Inside this issue
I'm a landscape photographer still very much learning the craft. A sucker for a long exposure and for water, I tend to gravitate to the sea, to waterfalls and rivers. I'm in the fortunate position of having a part-time "proper" job to pay the bills, leaving me with time to indulge a growing passion.
The images in my portfolio have two things in common: each features the Yorkshire coast, and each shows coastal curves, either manmade or natural. You could say that the third thing they have in common is long exposure, which I love to use for the vast majority of my coastal work.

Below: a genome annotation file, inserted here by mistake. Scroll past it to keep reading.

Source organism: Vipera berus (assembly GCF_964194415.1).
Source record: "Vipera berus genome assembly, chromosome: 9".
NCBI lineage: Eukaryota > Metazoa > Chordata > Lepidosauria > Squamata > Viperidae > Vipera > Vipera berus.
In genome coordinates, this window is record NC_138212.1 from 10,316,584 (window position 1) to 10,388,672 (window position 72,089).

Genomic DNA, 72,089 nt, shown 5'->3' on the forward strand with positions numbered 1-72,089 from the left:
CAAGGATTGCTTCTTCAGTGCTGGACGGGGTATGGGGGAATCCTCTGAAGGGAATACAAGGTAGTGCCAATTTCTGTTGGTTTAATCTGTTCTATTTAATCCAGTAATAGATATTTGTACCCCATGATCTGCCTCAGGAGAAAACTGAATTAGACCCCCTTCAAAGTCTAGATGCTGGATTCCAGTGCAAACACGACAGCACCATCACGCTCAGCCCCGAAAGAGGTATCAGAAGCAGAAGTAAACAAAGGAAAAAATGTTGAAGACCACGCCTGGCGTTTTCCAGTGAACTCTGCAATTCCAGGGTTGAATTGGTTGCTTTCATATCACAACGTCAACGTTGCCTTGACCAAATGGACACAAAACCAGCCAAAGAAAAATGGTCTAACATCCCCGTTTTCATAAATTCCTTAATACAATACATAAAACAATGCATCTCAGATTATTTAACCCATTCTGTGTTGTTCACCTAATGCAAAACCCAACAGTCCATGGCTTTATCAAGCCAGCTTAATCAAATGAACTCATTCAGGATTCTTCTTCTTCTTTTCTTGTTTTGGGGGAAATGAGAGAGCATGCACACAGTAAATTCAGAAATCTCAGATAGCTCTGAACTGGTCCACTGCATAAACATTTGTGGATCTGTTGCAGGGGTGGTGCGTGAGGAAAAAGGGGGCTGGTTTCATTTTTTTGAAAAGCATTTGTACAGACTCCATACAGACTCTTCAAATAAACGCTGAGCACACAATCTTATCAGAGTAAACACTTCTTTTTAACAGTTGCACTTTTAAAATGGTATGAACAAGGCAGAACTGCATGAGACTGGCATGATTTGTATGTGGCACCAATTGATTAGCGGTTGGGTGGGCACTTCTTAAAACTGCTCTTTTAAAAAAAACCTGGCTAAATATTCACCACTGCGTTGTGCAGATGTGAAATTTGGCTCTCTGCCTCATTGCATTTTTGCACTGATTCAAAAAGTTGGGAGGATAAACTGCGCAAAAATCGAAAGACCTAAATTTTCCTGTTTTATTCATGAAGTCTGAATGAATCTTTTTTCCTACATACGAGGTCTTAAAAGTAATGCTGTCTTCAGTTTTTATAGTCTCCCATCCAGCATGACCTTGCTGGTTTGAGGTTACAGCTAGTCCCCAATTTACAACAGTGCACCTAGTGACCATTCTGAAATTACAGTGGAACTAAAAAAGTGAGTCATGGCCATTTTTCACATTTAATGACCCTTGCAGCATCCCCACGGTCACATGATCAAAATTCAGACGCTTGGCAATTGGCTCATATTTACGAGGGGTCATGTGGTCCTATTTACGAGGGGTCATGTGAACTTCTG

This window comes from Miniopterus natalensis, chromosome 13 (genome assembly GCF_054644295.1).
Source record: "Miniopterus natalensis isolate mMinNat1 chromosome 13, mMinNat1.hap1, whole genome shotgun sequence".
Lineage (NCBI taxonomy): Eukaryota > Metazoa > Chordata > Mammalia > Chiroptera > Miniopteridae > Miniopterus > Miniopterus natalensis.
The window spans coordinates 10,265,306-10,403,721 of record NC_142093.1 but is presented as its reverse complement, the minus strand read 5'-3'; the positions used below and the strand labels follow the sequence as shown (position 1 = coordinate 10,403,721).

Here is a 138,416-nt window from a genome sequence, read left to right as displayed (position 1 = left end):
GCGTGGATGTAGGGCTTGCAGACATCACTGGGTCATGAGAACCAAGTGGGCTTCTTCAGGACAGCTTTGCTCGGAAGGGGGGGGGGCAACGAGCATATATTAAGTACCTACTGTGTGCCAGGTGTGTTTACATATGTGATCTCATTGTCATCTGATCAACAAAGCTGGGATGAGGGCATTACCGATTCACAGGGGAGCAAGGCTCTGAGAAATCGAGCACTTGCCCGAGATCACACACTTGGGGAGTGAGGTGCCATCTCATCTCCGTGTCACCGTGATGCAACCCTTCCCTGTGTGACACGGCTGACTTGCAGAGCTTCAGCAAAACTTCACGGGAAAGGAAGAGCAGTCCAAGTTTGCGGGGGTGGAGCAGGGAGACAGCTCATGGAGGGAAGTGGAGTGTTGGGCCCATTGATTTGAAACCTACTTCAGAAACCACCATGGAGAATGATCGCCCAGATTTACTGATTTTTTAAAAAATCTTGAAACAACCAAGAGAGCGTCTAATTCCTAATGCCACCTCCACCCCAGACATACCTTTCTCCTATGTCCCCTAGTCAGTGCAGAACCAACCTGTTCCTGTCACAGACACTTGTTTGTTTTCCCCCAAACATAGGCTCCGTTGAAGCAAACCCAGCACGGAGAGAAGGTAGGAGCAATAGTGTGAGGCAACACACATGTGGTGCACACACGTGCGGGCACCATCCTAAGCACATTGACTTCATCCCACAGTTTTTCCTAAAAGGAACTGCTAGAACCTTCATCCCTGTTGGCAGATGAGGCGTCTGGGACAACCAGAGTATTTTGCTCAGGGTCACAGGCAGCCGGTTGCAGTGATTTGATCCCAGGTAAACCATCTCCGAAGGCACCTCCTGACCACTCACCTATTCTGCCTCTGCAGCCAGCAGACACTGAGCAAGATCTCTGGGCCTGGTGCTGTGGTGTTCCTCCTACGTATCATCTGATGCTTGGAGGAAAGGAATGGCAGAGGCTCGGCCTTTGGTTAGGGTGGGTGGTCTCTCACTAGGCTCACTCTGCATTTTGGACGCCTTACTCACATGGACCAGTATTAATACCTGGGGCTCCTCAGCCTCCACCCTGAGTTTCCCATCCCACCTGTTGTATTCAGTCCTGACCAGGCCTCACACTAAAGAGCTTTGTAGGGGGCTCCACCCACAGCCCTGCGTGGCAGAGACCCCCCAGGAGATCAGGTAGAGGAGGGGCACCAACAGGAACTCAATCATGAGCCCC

Living in East Yorkshire, I'm a long way from the UK's more dramatic locations. However, the Yorkshire coast has great variety which more than makes up. From the austere beauty of Spurn Point in the south, which I visit regularly and never fails to deliver, to the photogenic views of Whitby, Robin Hood's Bay and Staithes in the north, all bases are covered.
Many photographers comment on the meditative power of the landscape, and there's no doubting that for me, the coast is the place where I can lose myself. Time melts away, and whether I take a dozen images or a hundred, the time never drags; indeed, I'm not even aware that it is passing.